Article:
A masu is a square wooden box originally used to measure rice in Japan during the feudal period. Now it’s more commonly used for drinking sake. Tim has a cedarwood masu.

Hitachino glassware
“Hitachino is one of my favourite breweries. It’s in the north of Japan and they’re one of the only Japanese micro-breweries I could find in America when I lived there. They’re really good and their glassware is really rather fine.” – Tim

Noodle baskets »
A handy utensil for cooking noodles.

CDN probe thermometer »
“Very useful.” Most commonly used for checking the temperature of meat to check if it’s cooked.

Broth skimmer »
For skimming solids off the top of broths and stocks.

Mandoline »
“A mandoline is always handy.”

Aeropress »
Ingenious and highly-regarded coffee making device that looks like a giant plunger. “You can’t go wrong with an Aeropress. It’s probably the thing in my kitchen that I use the most.”

Ramen bowl »
“I have lots of these in my kitchen.”

BOOKS

The Fat Duck Cookbook, Heston Blumenthal »
“This book is always awesome. Yeah some of the dishes are complicated but it’s great for inspiration and the recipes are broken down into pretty digestible sub-recipes and everything is so good. You can use it as a reference book because it covers so much, so if you need to know how to make a demi-glace, or a dashi, or if you want to know how to cook scallops, it’s probably in here.” – Tim

Japanese Cooking: A Simple Art, Shizuo Tsuji »
“This is like the Larousse of Japanese food. It’s from the 70s but the recipes are timeless. I’ve had this longer than any other cookbook. It’s just a great reference. It covers so many of the basics and the diagrams of the techniques are amazing. If you need a simple recipe then this is the place to get it.”

Pastry: Savoury and Sweet, Michel Roux »
“I use this a lot. It’s foolproof with great photos and recipe diagrams – because with pastry half of it is in the technique.”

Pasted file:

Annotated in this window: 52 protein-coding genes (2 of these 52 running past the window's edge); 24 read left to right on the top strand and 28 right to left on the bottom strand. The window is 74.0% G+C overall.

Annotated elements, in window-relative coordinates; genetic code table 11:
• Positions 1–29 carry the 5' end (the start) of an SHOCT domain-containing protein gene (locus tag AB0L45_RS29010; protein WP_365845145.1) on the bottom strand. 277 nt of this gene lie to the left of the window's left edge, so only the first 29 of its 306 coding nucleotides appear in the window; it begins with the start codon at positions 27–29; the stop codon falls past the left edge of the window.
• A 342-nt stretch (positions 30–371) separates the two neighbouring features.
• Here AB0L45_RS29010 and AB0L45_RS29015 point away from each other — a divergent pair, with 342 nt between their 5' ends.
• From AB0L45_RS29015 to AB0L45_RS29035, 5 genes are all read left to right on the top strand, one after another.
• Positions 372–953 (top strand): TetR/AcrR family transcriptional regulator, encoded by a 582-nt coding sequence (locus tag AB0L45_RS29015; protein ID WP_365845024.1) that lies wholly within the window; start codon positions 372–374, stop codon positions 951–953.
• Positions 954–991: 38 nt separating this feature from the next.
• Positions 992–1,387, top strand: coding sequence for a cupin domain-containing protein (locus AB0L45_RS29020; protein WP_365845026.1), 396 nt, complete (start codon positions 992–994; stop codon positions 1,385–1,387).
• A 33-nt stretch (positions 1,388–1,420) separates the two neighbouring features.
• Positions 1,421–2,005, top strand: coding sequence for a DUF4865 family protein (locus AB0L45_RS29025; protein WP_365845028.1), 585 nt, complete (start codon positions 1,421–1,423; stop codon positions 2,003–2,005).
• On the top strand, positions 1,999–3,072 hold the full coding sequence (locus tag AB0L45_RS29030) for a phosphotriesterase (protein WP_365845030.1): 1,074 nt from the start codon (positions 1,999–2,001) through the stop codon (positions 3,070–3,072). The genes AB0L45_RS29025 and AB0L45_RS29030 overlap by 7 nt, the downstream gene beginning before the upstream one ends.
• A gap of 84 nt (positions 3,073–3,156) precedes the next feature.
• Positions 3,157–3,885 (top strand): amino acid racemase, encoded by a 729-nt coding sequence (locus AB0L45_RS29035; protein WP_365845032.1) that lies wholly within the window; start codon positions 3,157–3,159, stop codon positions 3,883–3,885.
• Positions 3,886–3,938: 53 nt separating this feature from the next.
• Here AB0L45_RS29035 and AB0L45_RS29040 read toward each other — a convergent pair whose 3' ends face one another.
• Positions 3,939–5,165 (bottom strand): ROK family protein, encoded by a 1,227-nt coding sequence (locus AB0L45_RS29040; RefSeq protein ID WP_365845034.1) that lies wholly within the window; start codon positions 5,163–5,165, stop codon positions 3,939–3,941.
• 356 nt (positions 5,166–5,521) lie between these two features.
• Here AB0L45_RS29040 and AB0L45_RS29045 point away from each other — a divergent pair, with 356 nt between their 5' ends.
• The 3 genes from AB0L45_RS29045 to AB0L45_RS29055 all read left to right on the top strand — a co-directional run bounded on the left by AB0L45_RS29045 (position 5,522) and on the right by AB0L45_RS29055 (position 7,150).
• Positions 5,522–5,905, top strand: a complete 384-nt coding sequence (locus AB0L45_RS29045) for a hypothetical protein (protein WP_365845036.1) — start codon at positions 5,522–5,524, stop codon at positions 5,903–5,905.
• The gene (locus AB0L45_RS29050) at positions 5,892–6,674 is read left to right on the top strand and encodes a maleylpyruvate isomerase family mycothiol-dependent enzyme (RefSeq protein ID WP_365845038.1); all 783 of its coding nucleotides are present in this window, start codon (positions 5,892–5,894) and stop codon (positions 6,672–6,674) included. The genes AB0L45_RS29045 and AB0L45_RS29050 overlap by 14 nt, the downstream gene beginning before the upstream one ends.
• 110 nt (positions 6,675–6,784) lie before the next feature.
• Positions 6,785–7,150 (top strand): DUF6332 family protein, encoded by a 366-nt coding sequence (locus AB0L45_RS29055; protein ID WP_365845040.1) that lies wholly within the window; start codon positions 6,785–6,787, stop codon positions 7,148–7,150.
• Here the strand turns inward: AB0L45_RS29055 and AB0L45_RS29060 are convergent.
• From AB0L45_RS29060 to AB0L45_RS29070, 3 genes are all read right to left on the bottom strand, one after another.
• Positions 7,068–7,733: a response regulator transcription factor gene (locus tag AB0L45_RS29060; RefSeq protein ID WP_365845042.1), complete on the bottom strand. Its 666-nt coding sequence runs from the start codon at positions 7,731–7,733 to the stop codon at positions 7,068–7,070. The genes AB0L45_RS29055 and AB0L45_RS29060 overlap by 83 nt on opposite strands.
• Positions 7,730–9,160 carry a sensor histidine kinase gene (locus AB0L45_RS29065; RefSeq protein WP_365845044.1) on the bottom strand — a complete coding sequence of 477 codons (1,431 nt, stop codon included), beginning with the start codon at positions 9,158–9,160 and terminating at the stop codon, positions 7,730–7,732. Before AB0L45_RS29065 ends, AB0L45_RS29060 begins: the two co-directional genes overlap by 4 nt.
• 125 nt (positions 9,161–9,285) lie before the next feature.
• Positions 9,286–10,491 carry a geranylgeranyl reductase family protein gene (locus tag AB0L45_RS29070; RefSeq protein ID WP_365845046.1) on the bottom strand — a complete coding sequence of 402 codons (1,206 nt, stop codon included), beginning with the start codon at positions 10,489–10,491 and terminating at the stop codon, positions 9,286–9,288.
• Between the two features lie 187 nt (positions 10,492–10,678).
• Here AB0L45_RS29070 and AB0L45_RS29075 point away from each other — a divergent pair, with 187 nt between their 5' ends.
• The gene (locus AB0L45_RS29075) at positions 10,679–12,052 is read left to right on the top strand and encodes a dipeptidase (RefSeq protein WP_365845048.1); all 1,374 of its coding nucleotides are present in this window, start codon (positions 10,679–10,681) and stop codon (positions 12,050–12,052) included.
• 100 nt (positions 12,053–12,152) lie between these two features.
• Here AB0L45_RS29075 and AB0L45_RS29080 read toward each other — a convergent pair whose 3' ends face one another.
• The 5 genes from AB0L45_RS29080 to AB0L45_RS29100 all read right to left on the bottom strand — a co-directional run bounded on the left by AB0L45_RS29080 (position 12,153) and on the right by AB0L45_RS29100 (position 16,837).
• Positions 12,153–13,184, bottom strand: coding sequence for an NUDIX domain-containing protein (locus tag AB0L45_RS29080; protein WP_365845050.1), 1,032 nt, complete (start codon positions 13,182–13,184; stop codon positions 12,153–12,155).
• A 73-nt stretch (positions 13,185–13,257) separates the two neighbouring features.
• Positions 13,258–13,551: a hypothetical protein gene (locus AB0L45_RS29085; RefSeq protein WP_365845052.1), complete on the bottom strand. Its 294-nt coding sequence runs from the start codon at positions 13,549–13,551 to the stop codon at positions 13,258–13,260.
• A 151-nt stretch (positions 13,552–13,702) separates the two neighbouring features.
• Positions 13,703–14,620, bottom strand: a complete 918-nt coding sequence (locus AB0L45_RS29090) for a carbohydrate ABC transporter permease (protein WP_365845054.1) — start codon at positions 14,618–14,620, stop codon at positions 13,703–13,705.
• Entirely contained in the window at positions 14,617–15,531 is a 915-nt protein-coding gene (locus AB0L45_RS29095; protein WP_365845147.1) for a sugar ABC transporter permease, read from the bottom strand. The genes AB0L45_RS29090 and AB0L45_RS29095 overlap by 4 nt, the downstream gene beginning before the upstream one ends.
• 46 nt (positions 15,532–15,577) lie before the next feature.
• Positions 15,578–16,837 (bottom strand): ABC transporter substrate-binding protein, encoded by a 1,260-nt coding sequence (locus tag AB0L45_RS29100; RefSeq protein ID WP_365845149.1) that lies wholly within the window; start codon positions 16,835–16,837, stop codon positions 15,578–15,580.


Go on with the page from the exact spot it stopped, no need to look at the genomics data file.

The Art of Fermentation, Sandor Katz »
“This is a fantastic book. It’s all about wastage: if you’ve got extra vegetables, put them in a container with some salt and let them funk for a while. Last winter I had a surplus 4kg of red carrots and made a really good fermented carrot chilli ginger thing. It lasted about 6 months and then I turned it into burger sauce.”

Anderson Family Recipes, Tim’s mum
“My mum put together a book of recipes for me and my brother when I was 18 and I still use it a lot. I’d love to update it and publish it. When people think of American food, they think Southern food and burgers and hotdogs. People don’t really know about American home cooking and what it’s really like. There are some great recipes in here: salad with pecans and oranges, banana snacking muffins, peanut-butter cake. There are also some ridiculous ones, like Lynn’s candy-bar salad[footnote]1 tub of Cool Whip, 4 Granny Smith apples chopped, 4 Snickers bars chopped, mix it all up and refrigerate. “Like, what the hell?” says Tim. “That’s not even a recipe, that’s just something you eat when you’re depressed.” [/footnote].”

Alinea, Grant Achatz »
“I’ve have never cooked anything from this book – the dishes are pretty out-there – but it’s great if you’re stuck for ideas on presentation.”

TimAnderson15

Posted 25th March 2015

In Things

 

Interview: Killian Fox
Photographs: Yousef Eldin